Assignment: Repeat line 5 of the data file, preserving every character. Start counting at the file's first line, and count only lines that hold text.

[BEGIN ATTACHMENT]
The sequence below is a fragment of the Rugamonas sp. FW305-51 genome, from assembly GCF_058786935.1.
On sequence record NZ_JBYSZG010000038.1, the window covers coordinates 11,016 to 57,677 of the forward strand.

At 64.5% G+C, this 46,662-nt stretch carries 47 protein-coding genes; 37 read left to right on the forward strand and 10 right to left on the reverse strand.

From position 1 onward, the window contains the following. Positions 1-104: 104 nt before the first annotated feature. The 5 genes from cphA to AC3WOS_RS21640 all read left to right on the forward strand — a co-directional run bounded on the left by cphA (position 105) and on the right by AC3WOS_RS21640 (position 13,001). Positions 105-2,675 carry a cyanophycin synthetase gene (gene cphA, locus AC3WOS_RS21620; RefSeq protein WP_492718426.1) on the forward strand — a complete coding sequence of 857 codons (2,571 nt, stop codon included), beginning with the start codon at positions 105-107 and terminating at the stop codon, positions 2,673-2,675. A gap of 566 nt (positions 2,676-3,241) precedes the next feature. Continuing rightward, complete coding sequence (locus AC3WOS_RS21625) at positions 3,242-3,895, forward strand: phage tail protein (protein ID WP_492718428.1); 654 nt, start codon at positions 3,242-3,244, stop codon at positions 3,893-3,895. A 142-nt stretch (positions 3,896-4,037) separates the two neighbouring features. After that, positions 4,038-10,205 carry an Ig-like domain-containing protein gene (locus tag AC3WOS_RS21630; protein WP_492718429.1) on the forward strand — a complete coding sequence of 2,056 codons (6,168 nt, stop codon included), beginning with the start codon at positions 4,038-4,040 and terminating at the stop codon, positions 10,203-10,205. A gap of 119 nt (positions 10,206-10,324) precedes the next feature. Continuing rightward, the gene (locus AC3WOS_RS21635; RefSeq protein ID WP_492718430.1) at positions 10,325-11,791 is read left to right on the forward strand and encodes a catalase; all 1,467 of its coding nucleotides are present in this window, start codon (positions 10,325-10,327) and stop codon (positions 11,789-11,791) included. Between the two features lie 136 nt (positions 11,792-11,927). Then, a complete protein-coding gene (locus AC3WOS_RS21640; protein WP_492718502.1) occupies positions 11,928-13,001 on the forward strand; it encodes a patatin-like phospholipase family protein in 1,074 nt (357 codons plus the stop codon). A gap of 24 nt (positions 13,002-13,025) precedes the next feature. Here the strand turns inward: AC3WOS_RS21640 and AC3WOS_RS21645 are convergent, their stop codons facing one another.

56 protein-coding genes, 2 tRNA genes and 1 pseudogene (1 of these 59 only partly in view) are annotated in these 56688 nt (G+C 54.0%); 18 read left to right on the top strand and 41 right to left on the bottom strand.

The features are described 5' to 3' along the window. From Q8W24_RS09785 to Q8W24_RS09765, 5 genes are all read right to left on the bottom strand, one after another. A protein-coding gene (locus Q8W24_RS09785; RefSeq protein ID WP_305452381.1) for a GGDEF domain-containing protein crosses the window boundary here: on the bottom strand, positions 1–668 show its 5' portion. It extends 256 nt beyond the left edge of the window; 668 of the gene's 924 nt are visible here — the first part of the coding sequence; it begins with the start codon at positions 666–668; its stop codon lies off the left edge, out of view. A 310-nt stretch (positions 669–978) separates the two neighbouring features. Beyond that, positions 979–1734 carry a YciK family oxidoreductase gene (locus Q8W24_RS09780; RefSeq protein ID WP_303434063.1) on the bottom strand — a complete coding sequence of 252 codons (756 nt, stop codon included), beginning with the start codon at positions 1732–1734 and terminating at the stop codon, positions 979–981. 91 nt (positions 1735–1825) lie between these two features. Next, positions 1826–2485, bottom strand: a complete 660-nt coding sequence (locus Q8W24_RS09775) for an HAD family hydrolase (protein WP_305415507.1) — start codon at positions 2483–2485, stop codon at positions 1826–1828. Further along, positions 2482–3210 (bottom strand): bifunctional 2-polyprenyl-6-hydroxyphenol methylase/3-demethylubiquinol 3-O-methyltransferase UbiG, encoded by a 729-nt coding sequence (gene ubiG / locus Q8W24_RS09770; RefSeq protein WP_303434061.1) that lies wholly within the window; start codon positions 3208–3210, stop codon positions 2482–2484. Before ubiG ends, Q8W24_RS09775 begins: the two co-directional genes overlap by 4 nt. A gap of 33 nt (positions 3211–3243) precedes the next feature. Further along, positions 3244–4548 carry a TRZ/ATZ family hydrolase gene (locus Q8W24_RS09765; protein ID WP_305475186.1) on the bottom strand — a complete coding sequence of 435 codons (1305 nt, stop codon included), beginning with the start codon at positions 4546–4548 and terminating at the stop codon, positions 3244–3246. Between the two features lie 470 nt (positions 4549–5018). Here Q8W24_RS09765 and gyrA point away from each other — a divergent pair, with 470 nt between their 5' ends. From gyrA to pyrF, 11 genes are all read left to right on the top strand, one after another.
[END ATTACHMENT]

56 protein-coding genes, 2 tRNA genes and 1 pseudogene (1 of these 59 only partly in view) are annotated in these 56688 nt (G+C 54.0%); 18 read left to right on the top strand and 41 right to left on the bottom strand.